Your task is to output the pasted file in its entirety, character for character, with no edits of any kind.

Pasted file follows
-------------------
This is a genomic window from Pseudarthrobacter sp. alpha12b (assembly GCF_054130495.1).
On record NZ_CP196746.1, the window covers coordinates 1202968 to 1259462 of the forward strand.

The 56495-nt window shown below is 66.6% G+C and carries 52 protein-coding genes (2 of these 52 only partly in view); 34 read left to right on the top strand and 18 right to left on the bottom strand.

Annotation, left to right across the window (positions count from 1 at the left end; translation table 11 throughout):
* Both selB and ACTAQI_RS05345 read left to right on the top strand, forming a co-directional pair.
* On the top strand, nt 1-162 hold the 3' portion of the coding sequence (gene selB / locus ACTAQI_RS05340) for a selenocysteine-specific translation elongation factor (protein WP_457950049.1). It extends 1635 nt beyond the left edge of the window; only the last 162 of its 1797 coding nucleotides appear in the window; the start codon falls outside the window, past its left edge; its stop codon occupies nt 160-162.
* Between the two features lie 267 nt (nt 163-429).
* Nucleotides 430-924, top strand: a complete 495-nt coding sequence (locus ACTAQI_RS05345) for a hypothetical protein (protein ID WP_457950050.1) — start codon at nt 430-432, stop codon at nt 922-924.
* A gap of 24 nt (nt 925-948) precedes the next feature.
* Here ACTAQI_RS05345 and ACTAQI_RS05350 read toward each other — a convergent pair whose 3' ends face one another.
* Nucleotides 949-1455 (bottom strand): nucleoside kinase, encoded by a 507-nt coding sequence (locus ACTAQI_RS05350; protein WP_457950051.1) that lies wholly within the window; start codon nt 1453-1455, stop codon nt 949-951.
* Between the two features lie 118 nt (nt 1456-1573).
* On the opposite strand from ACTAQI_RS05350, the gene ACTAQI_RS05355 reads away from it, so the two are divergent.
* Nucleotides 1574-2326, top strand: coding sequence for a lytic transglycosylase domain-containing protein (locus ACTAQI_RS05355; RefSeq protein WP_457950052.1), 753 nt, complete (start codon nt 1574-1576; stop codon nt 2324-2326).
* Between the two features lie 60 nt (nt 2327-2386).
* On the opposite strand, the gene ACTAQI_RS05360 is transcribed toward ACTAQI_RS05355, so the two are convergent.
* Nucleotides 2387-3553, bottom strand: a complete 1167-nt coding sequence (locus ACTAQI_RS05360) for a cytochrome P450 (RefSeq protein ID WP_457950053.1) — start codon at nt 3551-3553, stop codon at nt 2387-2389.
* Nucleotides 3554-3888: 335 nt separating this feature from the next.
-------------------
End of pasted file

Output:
This is a genomic window from Pseudarthrobacter sp. alpha12b (assembly GCF_054130495.1).
On record NZ_CP196746.1, the window covers coordinates 1202968 to 1259462 of the forward strand.

The 56495-nt window shown below is 66.6% G+C and carries 52 protein-coding genes (2 of these 52 only partly in view); 34 read left to right on the top strand and 18 right to left on the bottom strand.

Annotation, left to right across the window (positions count from 1 at the left end; translation table 11 throughout):
* Both selB and ACTAQI_RS05345 read left to right on the top strand, forming a co-directional pair.
* On the top strand, nt 1-162 hold the 3' portion of the coding sequence (gene selB / locus ACTAQI_RS05340) for a selenocysteine-specific translation elongation factor (protein WP_457950049.1). It extends 1635 nt beyond the left edge of the window; only the last 162 of its 1797 coding nucleotides appear in the window; the start codon falls outside the window, past its left edge; its stop codon occupies nt 160-162.
* Between the two features lie 267 nt (nt 163-429).
* Nucleotides 430-924, top strand: a complete 495-nt coding sequence (locus ACTAQI_RS05345) for a hypothetical protein (protein ID WP_457950050.1) — start codon at nt 430-432, stop codon at nt 922-924.
* A gap of 24 nt (nt 925-948) precedes the next feature.
* Here ACTAQI_RS05345 and ACTAQI_RS05350 read toward each other — a convergent pair whose 3' ends face one another.
* Nucleotides 949-1455 (bottom strand): nucleoside kinase, encoded by a 507-nt coding sequence (locus ACTAQI_RS05350; protein WP_457950051.1) that lies wholly within the window; start codon nt 1453-1455, stop codon nt 949-951.
* Between the two features lie 118 nt (nt 1456-1573).
* On the opposite strand from ACTAQI_RS05350, the gene ACTAQI_RS05355 reads away from it, so the two are divergent.
* Nucleotides 1574-2326, top strand: coding sequence for a lytic transglycosylase domain-containing protein (locus ACTAQI_RS05355; RefSeq protein WP_457950052.1), 753 nt, complete (start codon nt 1574-1576; stop codon nt 2324-2326).
* Between the two features lie 60 nt (nt 2327-2386).
* On the opposite strand, the gene ACTAQI_RS05360 is transcribed toward ACTAQI_RS05355, so the two are convergent.
* Nucleotides 2387-3553, bottom strand: a complete 1167-nt coding sequence (locus ACTAQI_RS05360) for a cytochrome P450 (RefSeq protein ID WP_457950053.1) — start codon at nt 3551-3553, stop codon at nt 2387-2389.
* Nucleotides 3554-3888: 335 nt separating this feature from the next.